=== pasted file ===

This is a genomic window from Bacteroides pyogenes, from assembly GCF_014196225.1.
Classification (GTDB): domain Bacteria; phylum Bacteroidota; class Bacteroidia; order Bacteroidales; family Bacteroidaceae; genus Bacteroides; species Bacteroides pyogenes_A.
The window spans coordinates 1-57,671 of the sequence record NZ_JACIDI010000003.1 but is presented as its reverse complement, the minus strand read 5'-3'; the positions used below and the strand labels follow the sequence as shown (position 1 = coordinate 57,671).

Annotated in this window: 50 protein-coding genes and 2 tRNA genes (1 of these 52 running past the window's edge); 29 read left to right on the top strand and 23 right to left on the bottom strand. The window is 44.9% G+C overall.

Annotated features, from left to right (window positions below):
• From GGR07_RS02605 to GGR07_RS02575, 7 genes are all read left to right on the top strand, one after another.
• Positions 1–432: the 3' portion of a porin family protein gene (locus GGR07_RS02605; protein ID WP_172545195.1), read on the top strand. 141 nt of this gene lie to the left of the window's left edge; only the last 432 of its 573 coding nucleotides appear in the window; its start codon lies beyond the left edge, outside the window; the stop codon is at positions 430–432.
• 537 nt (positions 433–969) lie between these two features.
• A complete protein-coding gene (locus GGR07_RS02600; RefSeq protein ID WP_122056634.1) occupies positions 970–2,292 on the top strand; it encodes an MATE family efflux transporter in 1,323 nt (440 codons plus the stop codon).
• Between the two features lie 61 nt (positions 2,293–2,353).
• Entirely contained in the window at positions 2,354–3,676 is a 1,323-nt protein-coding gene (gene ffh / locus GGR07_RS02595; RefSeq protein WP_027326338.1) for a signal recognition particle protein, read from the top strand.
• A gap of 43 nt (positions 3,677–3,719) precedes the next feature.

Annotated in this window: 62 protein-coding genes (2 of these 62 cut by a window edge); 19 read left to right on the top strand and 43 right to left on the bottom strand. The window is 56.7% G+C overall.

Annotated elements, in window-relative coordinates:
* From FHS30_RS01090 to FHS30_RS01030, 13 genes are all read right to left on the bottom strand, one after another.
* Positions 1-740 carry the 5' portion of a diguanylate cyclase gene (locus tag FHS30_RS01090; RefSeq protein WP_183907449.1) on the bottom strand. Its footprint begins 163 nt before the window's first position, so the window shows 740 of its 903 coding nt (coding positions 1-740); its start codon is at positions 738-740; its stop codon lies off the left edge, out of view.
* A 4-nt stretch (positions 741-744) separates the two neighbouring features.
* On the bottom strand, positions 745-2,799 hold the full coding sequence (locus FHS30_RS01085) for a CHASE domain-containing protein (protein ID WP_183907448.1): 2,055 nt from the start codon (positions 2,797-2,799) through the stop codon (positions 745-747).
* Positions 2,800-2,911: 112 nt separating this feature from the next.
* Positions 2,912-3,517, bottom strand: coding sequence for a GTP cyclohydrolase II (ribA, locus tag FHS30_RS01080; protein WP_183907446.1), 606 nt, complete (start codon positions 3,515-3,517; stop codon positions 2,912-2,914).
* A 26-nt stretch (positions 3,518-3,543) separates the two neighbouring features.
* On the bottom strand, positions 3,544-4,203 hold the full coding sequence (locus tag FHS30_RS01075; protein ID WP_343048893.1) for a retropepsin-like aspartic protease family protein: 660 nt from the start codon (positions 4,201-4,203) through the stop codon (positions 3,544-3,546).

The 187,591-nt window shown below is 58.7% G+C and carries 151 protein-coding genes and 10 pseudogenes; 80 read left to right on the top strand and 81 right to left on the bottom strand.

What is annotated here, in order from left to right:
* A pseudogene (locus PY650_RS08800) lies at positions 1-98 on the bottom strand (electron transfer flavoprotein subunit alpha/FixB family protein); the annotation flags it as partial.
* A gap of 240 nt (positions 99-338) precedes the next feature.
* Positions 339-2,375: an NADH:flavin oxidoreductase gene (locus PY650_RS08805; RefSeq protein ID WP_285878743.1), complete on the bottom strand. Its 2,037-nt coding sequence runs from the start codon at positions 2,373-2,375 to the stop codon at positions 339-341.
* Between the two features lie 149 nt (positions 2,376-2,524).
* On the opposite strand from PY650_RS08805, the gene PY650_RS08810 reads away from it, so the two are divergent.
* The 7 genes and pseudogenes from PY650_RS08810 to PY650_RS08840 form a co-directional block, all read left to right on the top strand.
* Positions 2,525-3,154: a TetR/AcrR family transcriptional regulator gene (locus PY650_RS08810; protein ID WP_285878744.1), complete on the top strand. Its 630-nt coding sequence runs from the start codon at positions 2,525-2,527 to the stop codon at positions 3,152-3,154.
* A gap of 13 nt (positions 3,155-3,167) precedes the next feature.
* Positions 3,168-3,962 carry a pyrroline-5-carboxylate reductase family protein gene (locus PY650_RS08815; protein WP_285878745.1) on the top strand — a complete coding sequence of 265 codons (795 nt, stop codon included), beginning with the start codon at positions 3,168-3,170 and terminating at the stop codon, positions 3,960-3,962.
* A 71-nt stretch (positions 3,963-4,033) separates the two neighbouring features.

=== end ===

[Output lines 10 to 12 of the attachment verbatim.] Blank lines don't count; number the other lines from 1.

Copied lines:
• Between the two features lie 61 nt (positions 2,293–2,353).
• Entirely contained in the window at positions 2,354–3,676 is a 1,323-nt protein-coding gene (gene ffh / locus GGR07_RS02595; RefSeq protein WP_027326338.1) for a signal recognition particle protein, read from the top strand.
• A gap of 43 nt (positions 3,677–3,719) precedes the next feature.